Tag Archives: #startonyourshelfathon

The Brave

Family drama about love, loss and courage

Content warning: domestic violence, bullying, war, mental health 

“The Horse Whisperer” was, I think, the first book I read as a kid that was specifically geared for adults. I quite innocently read it because I was extremely into horses and thought it had something to do with this guy Monty Roberts, an actual horse whisperer, who I had read about. Although the book starts out with a girl not too much older than I was and her problems following a horse-riding accident, it quickly turned into another kind of story. While it hadn’t been the kind of book I was expecting, I enjoyed it a lot and even went to go see the Robert Redford and young Scarlet Johansson film adaptation with my best friend (also horse-mad). His debut novel, the author wrote two more that I really enjoyed and then a fourth that I wasn’t so crash hot on. I actually hadn’t even realised he had written a fifth until I came across it at the Lifeline Book Fair. This is another book that has gathered dust on my shelf for a long time, and during these times of isolation, I’m trying to do something about my ridiculous to-read piles. Yes, that plural is correct.

wp-1587969472092.jpg

“The Brave” by Nicholas Evans is a novel about an eight year old boy called Tommy whose parents send him to boarding school. A sensitive kid who still struggles with wetting the bed, Tommy is passionate about playing cowboys and Indians and watching his heroes in Westerns on TV. However, at the boarding school, he soon finds himself the target of merciless bullying and the few allies he makes are tenuous at best. After writing to his sister Diane about the horrible experience, the truth is revealed to Tommy about his identity, and soon he finds himself moving to Hollywood and meeting the actors who are his idols. Nearly fifty years later, Tom is a writer living in the USA struggling not to compare himself to his more successful peers. When his son, estranged after deciding to enlist in the armed forces, is charged with murder during an overseas deployment, Tom must try to repair their broken relationship by facing what happened in Hollywood.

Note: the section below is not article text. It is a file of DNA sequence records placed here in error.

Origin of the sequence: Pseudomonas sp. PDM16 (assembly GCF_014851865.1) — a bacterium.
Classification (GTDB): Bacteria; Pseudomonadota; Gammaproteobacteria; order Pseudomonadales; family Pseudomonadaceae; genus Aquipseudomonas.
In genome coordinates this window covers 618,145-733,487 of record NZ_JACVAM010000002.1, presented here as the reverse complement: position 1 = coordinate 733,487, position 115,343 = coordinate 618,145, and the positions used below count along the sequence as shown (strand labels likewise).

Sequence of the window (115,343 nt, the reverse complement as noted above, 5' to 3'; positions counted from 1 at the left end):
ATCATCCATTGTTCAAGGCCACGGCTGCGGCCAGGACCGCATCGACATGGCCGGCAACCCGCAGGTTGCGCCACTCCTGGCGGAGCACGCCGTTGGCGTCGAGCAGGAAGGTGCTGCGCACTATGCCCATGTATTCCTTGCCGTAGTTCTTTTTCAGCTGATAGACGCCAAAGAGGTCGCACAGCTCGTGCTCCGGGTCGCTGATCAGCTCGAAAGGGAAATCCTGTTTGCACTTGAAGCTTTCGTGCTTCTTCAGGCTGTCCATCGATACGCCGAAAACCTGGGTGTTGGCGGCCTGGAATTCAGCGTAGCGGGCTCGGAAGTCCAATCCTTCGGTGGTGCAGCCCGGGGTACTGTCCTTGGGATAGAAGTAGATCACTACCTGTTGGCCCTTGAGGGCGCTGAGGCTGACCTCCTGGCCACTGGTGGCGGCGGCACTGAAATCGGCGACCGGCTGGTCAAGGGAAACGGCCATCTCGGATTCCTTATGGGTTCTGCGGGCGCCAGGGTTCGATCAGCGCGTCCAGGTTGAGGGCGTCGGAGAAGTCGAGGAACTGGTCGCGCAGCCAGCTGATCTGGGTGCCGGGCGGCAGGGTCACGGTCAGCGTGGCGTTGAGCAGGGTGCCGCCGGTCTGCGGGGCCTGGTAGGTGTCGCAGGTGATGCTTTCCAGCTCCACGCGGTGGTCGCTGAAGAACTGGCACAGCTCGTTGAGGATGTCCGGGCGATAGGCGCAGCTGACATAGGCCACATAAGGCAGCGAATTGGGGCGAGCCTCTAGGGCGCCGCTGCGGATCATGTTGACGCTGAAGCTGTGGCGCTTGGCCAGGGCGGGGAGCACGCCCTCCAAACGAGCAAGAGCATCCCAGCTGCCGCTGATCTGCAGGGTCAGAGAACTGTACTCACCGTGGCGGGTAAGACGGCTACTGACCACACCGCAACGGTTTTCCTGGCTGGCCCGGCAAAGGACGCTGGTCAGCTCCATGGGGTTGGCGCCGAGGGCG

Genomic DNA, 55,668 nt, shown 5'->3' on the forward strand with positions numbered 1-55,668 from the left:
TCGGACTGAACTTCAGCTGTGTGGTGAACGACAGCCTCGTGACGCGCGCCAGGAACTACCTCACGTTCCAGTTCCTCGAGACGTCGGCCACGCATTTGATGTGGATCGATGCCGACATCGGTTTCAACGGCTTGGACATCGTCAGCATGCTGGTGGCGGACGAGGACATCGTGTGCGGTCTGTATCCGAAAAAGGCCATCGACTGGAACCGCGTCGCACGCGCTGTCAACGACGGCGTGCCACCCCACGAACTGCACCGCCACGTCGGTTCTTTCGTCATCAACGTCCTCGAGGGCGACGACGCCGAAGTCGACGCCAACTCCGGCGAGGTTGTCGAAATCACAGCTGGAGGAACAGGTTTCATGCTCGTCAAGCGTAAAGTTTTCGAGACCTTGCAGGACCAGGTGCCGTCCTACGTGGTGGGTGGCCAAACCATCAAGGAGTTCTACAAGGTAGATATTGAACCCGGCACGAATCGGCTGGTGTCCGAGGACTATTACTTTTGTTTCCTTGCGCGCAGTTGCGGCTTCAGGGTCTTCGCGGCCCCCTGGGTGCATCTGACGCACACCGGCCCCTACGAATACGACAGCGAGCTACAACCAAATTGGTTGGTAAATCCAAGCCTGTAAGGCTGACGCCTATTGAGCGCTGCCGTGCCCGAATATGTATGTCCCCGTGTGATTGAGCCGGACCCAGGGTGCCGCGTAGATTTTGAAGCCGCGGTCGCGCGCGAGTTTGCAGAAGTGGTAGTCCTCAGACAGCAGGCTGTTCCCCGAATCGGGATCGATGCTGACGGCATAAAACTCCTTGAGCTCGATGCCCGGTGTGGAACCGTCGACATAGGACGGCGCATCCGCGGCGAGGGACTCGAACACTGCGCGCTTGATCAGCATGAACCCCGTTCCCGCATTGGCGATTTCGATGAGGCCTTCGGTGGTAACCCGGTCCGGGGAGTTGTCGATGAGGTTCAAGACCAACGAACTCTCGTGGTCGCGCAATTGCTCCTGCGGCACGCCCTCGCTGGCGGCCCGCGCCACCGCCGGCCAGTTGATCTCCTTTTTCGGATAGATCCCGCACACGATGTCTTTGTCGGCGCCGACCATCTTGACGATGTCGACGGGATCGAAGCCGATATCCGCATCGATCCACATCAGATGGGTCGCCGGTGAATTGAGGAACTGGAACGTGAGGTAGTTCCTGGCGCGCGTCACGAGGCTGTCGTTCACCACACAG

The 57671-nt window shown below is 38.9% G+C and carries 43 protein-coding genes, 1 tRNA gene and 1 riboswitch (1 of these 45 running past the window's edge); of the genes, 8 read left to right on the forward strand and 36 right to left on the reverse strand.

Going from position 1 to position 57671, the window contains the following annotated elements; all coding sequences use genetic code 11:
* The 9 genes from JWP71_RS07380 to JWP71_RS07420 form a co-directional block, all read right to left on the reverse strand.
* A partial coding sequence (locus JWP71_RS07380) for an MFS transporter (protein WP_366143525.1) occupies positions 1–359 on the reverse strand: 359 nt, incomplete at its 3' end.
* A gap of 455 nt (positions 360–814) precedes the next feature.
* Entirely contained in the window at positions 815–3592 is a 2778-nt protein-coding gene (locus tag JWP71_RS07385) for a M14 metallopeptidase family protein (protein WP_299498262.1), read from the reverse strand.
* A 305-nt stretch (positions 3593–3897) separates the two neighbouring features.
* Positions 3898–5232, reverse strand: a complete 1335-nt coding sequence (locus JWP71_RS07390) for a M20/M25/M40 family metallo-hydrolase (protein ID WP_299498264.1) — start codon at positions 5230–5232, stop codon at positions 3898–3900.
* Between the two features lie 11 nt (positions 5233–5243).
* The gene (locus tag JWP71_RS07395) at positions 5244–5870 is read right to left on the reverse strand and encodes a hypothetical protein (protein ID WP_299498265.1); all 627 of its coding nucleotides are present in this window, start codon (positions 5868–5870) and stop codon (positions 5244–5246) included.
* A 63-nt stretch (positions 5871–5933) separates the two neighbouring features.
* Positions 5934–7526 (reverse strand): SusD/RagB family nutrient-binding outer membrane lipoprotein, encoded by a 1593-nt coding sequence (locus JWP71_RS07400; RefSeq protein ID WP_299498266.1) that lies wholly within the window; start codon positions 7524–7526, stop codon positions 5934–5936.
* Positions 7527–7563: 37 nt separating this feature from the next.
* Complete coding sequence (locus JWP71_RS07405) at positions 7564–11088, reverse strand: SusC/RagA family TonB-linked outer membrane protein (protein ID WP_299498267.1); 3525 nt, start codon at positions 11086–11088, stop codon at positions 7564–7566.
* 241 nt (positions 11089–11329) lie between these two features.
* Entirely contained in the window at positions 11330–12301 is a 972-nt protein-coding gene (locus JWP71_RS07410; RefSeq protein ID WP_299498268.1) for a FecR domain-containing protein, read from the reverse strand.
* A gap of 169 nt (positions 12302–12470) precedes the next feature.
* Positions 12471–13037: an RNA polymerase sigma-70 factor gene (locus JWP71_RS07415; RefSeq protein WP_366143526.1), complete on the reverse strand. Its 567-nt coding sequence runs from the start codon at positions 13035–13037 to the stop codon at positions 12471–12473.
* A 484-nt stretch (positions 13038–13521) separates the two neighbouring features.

Evans is an incredibly readable writer and with smooth prose that is engaging without being too challenging. He tackles a lot of different issues in this book including bullying, domestic violence, identity, war, state-sanctioned violence, mental health and family. I thought that the scenes early in the book where young Tommy is experiencing the brutality of British boarding school were particularly effective and reminiscent of Roald Dahl’s autobiographical book “Boy“. Although Evans is an English writer, the way he writes about America is always very compelling. This is true of this book especially, which at heart is about a man who comes to the USA as a young boy and makes it his home.